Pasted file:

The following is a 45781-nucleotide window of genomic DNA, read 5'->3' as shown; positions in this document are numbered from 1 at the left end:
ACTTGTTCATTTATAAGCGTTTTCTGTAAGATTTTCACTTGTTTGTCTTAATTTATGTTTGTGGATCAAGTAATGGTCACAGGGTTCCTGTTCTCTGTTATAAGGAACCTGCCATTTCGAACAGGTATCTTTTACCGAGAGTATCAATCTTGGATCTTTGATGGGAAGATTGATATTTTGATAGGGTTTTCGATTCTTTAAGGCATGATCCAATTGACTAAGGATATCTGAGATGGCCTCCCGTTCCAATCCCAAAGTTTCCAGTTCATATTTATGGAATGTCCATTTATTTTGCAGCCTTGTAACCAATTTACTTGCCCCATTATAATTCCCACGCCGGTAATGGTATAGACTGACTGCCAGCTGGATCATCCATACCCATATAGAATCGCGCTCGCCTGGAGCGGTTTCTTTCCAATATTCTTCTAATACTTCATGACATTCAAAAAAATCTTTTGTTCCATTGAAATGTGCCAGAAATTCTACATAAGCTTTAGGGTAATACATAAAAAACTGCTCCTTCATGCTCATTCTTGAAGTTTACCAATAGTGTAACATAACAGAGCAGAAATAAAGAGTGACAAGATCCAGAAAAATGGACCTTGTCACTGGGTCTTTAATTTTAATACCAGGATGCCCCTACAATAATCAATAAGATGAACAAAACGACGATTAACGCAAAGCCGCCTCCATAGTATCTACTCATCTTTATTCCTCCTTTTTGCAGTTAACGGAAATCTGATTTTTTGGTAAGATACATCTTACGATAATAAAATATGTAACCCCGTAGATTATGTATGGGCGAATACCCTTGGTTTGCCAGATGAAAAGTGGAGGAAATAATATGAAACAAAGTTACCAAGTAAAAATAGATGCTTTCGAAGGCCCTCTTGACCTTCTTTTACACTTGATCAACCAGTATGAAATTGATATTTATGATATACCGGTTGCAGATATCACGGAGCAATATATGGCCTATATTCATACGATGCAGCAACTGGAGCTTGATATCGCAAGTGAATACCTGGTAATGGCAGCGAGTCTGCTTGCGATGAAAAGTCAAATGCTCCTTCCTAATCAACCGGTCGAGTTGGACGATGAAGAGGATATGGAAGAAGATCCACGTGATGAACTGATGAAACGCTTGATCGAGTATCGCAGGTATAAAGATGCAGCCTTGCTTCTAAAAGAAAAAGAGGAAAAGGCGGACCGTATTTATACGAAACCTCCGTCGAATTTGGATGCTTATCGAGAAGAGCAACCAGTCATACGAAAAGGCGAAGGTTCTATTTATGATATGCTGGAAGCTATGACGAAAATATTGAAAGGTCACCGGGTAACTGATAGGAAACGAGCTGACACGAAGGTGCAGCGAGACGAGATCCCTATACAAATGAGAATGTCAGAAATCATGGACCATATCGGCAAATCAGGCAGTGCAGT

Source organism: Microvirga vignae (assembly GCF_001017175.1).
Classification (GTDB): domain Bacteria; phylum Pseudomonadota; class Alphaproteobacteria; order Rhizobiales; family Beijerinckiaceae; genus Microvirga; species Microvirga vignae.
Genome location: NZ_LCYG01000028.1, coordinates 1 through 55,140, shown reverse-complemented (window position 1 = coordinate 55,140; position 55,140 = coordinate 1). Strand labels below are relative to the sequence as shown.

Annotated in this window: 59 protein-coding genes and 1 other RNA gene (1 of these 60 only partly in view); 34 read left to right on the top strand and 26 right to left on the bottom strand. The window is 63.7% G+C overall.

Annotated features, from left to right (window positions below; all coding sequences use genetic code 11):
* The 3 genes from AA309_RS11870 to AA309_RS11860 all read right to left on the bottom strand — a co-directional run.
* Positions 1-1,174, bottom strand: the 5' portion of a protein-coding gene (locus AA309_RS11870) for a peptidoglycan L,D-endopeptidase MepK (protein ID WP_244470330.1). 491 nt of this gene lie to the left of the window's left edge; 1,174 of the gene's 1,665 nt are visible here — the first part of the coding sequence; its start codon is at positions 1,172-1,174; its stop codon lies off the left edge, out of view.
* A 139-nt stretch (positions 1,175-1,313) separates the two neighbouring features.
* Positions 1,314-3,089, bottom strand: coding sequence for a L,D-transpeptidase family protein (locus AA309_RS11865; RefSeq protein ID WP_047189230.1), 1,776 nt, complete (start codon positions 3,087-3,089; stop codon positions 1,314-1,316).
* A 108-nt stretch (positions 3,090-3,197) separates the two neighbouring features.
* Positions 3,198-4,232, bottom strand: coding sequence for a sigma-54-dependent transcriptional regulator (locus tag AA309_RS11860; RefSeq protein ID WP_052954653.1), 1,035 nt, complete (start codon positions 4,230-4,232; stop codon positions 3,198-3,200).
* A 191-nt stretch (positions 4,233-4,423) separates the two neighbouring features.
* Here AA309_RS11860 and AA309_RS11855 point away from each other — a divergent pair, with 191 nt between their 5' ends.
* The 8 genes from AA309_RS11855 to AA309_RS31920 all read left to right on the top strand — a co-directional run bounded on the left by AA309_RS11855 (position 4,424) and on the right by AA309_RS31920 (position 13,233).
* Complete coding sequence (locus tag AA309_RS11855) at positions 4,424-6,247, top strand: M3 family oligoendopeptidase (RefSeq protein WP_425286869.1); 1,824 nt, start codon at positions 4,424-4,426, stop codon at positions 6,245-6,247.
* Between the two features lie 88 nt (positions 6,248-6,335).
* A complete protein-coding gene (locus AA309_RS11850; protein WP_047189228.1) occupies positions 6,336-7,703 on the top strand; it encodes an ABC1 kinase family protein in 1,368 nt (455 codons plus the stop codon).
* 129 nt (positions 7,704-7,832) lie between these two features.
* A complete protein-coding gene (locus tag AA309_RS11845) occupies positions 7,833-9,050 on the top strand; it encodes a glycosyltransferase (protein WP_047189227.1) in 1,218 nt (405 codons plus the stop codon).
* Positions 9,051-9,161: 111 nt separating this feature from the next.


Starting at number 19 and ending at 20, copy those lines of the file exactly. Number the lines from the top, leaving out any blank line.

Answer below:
* A complete protein-coding gene (locus AA309_RS11850; protein WP_047189228.1) occupies positions 6,336-7,703 on the top strand; it encodes an ABC1 kinase family protein in 1,368 nt (455 codons plus the stop codon).
* 129 nt (positions 7,704-7,832) lie between these two features.